Using AOP doesn't deliver speed enhancements at compilation time or a drastic reduction in memory usage when its run. What it deliver, however, is a level of flexibility you can't find in today's larger programs. It lets programmers develop components (or aspects) of an object so changes can be made in one place, instead of throughout the hierarchies.
"It really gets at the question of hierarchies in cross-cutting," said Dr. Gregor Kiczales, Aspect Oriented Software Association (AOSA) steering committee chair. "You can deal with inheritance if the objects are variations of the same kind of object. What cross-cutting is about is about cases where there is a commonality that cuts across the hierarchy.
"Cross-cutting is really about the case that hierarchy doesn't solve," he added.
Kiczales is sometimes referred to as the inventor of AOP, though that's something of a misnomer, as he'd be the first to tell you. The MIT graduate was the principal scientist at the Xerox Palo Alto Research Center, one of several organizations working on a viable AOP standard.
The research led to AspectJ, which because it came out slightly before the other projects, gained the widest adoption among the programming community and is one of the Java-based languages being used as a test bed for standardization through the Java Community Process (JCP).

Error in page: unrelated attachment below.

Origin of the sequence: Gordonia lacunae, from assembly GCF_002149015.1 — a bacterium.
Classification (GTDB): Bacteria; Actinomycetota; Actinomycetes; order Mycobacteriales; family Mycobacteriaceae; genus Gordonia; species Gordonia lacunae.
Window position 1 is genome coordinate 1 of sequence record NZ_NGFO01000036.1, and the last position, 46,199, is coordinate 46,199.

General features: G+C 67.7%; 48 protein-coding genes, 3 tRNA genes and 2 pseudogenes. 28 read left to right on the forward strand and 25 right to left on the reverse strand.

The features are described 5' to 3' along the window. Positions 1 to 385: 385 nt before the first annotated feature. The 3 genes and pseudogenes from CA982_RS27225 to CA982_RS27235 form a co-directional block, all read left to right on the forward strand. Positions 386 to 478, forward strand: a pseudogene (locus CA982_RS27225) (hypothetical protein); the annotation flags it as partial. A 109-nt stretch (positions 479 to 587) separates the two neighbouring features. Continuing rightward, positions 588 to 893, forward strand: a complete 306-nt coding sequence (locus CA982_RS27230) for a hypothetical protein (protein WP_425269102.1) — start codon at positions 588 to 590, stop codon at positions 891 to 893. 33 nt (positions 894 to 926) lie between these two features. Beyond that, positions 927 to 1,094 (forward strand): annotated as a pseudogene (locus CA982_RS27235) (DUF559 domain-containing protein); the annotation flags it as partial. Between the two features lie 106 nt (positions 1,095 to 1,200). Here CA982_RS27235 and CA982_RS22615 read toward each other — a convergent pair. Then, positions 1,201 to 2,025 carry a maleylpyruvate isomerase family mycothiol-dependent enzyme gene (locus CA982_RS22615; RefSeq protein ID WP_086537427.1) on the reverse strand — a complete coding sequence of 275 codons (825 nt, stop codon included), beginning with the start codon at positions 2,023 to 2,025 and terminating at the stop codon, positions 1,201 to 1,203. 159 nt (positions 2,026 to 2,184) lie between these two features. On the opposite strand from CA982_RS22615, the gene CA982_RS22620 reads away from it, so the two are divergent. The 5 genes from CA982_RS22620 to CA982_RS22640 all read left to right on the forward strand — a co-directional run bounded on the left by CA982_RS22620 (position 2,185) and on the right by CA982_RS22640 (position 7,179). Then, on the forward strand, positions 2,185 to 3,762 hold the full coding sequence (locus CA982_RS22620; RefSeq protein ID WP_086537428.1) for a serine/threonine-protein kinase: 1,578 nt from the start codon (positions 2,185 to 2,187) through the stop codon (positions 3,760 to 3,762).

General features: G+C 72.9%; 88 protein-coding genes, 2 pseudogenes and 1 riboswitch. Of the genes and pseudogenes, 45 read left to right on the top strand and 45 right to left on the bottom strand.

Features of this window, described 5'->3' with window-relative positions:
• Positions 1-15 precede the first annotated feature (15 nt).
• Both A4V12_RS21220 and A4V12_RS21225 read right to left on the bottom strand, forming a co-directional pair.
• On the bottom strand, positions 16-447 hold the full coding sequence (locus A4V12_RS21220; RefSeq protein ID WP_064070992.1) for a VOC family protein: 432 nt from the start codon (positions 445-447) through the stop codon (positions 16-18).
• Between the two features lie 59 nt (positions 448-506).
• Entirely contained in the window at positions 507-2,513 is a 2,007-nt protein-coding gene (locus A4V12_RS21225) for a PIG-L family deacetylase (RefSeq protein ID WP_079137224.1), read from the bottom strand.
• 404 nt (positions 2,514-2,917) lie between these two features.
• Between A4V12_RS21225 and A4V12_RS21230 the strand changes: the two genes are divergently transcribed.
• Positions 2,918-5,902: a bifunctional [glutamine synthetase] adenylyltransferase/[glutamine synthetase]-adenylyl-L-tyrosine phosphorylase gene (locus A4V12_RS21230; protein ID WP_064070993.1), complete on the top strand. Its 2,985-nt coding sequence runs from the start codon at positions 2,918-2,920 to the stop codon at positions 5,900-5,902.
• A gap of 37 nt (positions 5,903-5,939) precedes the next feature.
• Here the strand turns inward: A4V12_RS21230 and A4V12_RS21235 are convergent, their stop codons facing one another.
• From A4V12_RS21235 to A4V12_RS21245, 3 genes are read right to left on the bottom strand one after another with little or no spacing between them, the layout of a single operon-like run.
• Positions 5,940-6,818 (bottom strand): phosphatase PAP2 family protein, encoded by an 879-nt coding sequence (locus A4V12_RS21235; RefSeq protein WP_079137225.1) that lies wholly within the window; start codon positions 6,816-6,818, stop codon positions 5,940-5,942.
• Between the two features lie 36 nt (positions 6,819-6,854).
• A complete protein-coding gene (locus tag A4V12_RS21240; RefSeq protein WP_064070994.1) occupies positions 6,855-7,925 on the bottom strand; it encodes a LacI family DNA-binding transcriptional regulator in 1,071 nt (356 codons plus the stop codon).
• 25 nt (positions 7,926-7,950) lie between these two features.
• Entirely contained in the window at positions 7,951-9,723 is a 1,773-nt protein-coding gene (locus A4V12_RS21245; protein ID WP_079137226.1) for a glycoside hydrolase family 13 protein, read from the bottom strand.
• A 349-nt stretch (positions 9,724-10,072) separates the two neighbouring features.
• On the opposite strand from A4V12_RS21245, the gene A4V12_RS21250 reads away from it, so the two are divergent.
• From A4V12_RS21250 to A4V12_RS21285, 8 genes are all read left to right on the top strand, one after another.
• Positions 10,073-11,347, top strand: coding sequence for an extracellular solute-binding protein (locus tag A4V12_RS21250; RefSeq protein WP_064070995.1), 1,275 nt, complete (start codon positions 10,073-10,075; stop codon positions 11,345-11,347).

Since that time, Kiczales has been a vocal member of the AOSA, which is the committee that sits around efforts in the Aspect Oriented Software Development (AOSD) community.
Kiczales and many of the early researchers used open-source Java as their platform for building on their idea of AOP. Unlike the proprietary source code found with Microsoft's C++ and Visual Basic, programmers could draw on a huge community to help design the code that would work in conjunction with the OOP language.
As such, the Java community is further along in its efforts to a build commercial-grade AOP that's ready for mainstream use. However, that doesn't mean programmers will see it adopted into common practice anytime soon.